Recruiting skilled and motivated individuals is a major challenge. Retaining them can be almost equally vexing. According to statistics from the payroll services company ADP, manufacturing enjoys a relatively low rate of turnover among industrial sectors. Even so, building a stable and committed workforce requires HR to understand the barriers to engagement and retention:
- ADP notes that the likelihood of employee turnover in manufacturing declines by half after workers put in three years of service. Getting over this “hump” requires employers and HR departments to engage with employees. Create opportunities for cross-training and other chances for personal and professional growth.
- Improve work-life balance and provide a compelling set of benefits. Manufacturing jobs can be physically and mentally taxing. Applicants and recruits want to know they’ll be able to take care of their health and family life even as they remain committed to your organization.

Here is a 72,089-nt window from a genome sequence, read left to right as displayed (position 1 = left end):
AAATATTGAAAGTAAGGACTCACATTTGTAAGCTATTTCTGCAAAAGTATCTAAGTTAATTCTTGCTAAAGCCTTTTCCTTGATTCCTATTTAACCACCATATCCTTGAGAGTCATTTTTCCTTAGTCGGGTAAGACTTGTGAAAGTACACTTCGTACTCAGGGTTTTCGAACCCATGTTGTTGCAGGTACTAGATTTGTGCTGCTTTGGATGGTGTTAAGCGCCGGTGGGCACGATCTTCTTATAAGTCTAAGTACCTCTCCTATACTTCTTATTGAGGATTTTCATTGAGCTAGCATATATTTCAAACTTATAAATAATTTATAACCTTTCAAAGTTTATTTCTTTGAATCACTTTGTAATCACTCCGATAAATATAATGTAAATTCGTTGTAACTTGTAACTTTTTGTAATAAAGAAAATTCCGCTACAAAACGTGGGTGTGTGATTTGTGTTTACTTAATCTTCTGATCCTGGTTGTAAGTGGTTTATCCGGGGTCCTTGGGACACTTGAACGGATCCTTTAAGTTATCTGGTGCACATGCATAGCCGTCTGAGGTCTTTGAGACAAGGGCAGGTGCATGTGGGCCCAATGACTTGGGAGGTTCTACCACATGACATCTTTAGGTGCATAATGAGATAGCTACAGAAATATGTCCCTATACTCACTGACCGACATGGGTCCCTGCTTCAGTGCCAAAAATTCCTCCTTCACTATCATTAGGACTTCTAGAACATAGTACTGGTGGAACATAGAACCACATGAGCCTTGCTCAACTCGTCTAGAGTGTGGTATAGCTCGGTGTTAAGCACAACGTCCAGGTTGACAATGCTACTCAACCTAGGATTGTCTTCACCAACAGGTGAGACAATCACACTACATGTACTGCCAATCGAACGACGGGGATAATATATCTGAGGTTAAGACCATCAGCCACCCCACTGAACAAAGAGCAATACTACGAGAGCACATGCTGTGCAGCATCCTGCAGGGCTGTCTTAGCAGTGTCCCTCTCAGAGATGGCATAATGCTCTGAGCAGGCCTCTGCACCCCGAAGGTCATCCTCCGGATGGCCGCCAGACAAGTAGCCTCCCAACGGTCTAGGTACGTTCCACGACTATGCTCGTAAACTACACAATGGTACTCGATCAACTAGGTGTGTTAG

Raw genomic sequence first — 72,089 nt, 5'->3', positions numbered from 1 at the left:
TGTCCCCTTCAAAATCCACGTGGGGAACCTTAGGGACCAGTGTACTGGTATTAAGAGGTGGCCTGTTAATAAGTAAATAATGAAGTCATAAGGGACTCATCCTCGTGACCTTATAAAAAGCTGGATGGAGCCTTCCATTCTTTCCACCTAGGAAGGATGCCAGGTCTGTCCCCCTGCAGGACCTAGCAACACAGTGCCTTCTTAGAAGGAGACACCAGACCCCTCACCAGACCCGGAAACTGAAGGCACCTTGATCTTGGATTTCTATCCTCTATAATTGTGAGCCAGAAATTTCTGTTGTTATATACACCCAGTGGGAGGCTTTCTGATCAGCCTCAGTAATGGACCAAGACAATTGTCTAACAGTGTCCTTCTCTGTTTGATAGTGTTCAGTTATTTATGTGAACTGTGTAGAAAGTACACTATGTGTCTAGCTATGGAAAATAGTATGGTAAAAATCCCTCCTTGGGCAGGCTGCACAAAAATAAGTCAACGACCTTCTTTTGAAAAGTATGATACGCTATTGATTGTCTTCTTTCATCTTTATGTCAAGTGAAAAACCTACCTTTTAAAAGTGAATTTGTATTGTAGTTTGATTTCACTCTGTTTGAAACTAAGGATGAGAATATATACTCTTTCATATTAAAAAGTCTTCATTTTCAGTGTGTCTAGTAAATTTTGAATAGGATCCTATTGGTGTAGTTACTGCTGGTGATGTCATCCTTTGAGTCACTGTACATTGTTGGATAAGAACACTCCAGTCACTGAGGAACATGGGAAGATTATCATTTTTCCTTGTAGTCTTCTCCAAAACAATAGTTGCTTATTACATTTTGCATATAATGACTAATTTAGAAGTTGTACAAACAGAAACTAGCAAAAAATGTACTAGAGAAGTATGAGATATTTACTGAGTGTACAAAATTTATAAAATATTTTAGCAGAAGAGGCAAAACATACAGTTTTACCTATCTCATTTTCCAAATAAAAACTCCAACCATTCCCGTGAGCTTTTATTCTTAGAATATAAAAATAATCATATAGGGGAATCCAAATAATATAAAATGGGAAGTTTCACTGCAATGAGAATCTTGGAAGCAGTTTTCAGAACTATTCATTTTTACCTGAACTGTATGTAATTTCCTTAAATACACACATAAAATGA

It’s a good idea to celebrate your employees regularly, too. Make a point to recognize and reward star performers. Regularly communicate with your workforce so they understand the connection between their daily responsibilities and the trajectory of the entire company.
Getting Management and Labor on the Same Page
Manufacturing isn’t unique in this, but it’s not uncommon for HR managers to lack subject matter expertise. To truly represent the workforce, your human resources department should understand what you do, how you do it and each department’s and employee’s role in it.